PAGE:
Never split the difference

Never split the difference

Bert Bleyen

Bert Bleyen


After a recommendation from Jan Farasyn, one of our ORMIT’ers, I started reading ‘Never split the difference’ from Chriss Voss. The book presents sev­er­al tech­niques every ne­go­tia­tor should know, enriched with ex­am­ples from the author's own ex­pe­ri­ence as an FBI hostage ne­go­tia­tor, pro­fes­sor and con­sul­tant.
I have to say I was a bit skeptical when reading the title (and tagline: 'negotiating as if your life depended on it'). “Another smooth, polished book about negotiation tactics: batna, zopa’s, sneaky way of influencing, using power in the battle, convincing arguments and lists, ... ” was what I thought. Well, I was wrong 😊

To me, the title ‘never split the difference’ is kind of misleading. The book mostly talks about how to create an atmosphere of trust, how to have a discovery/curious mindset, how to establish rapport and persuade the other of your empathy. The core message is found a bit further: No deal is better than a bad deal.

The most creative solutions arise when there is ‘conflict’ and perhaps a bit of irritation

We are taught that finding a ‘compromise’ is always a good thing: it makes sure everyone is satisfied. But is that really true? Imagine my wife wants me to put on black shoes, and I prefer the orange ones (for those of you wondering: yes I have orange shoes). A compromise would mean that I put on one shoe each, resulting in a horrible outcome.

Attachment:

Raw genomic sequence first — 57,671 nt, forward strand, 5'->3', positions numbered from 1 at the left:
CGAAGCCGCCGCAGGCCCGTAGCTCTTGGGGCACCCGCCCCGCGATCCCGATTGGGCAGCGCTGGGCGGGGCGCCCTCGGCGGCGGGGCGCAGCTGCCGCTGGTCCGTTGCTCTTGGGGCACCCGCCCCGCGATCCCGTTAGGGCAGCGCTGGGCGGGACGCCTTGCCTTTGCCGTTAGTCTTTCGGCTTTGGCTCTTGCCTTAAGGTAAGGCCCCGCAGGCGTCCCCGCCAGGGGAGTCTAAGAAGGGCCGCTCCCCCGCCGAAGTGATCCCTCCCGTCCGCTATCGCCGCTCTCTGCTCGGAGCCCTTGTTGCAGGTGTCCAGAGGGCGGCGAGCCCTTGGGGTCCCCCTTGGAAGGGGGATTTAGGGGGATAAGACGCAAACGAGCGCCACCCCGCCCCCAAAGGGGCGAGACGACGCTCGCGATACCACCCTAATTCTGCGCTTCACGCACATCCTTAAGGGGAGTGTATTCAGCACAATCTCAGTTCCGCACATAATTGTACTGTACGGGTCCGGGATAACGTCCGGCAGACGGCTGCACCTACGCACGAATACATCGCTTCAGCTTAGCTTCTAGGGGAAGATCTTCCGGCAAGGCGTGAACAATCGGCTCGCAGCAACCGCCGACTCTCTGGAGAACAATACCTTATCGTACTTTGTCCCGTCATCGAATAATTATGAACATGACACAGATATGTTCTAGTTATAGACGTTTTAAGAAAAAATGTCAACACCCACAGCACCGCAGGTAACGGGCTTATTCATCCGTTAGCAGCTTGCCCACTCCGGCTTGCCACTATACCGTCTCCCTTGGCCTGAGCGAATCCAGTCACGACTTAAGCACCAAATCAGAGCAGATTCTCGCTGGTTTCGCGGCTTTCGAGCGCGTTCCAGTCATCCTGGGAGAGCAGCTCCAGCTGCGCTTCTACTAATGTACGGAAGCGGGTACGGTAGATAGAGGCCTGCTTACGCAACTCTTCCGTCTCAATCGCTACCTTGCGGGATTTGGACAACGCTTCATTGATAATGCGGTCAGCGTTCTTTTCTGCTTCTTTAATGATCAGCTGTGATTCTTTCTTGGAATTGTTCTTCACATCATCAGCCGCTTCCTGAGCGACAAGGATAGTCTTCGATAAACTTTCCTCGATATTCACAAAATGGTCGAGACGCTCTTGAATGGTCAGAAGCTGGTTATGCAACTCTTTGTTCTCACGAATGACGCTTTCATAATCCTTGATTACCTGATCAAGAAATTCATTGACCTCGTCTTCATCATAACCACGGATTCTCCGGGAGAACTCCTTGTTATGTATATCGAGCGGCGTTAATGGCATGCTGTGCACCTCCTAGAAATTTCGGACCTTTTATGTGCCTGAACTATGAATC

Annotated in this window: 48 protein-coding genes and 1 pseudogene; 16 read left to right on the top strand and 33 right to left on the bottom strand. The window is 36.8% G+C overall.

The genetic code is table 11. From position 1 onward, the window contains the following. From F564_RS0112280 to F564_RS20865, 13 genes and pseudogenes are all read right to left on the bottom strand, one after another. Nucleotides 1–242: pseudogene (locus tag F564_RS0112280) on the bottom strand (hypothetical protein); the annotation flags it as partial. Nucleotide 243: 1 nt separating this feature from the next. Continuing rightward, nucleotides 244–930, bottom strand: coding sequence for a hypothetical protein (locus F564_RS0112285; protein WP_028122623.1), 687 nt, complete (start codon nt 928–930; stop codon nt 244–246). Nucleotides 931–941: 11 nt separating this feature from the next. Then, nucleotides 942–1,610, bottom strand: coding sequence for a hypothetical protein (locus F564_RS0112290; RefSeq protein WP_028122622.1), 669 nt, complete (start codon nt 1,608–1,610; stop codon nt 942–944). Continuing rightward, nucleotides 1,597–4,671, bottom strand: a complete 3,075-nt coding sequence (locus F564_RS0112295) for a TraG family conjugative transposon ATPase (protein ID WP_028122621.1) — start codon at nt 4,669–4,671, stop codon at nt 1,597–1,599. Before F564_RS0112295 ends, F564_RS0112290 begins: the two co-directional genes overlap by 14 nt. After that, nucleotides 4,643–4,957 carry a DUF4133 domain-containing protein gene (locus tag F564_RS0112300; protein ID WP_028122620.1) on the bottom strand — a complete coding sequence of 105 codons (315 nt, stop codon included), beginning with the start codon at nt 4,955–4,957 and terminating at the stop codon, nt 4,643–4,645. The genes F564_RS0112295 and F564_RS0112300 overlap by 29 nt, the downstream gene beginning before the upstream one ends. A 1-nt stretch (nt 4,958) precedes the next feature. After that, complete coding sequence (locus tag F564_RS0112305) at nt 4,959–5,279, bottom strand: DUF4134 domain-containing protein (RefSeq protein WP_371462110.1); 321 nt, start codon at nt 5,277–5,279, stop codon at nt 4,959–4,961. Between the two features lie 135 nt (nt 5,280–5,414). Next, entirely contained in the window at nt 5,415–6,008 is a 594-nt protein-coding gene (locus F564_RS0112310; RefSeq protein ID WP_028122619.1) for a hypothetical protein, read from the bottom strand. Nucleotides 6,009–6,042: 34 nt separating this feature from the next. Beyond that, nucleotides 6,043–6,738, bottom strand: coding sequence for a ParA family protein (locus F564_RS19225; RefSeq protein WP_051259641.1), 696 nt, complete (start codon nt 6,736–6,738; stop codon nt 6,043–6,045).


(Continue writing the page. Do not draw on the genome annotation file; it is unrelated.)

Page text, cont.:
A compromise is often the easy solution, however it’s not always the best one. The most creative solutions arise when there was ‘conflict’ and perhaps a bit of irritation. For this to happen you can’t chicken out, or throw in the towel, or go for the quick compromise.

My take-away? Encourage yourself to take position for your interests and open up to the interests and perspectives from the person sitting on the other side of the table.

Other key learnings from the book:

  • Top negotiators are able to challenge their own assumptions, and in this way stay (emotionally) open to new insights/perspectives
  • The most effective tool during negotiations is the passage of time. Don’t be held hostage by self-imposed timings or deadlines: slow is fast.
  • When you label an emotion during a negotiation or a difficult conversation, you decrease its intensity
  • The art of active listening and empathically listening: how do you know that you did well? Try to summarize in your own words, and when your conversation partners says “that’s right”, you know you are on the right track. Don’t confuse with “you’re right”: this is a sentence often used when people want to get rid of you and when ego is playing…

My main resolutions after reading this book:

  • Even the most rational thinkers can be driven by irrational thoughts and emotional choices. The book gives a very nice exercise that is proving that, and that I will definitely try out during an ORMIT training
  • Especially in these Covid-19 context, where remote working is often the standard, I want to use my ‘Radio FM late night DJ Voice’! To find out what this means, you will have to read the book yourself 😊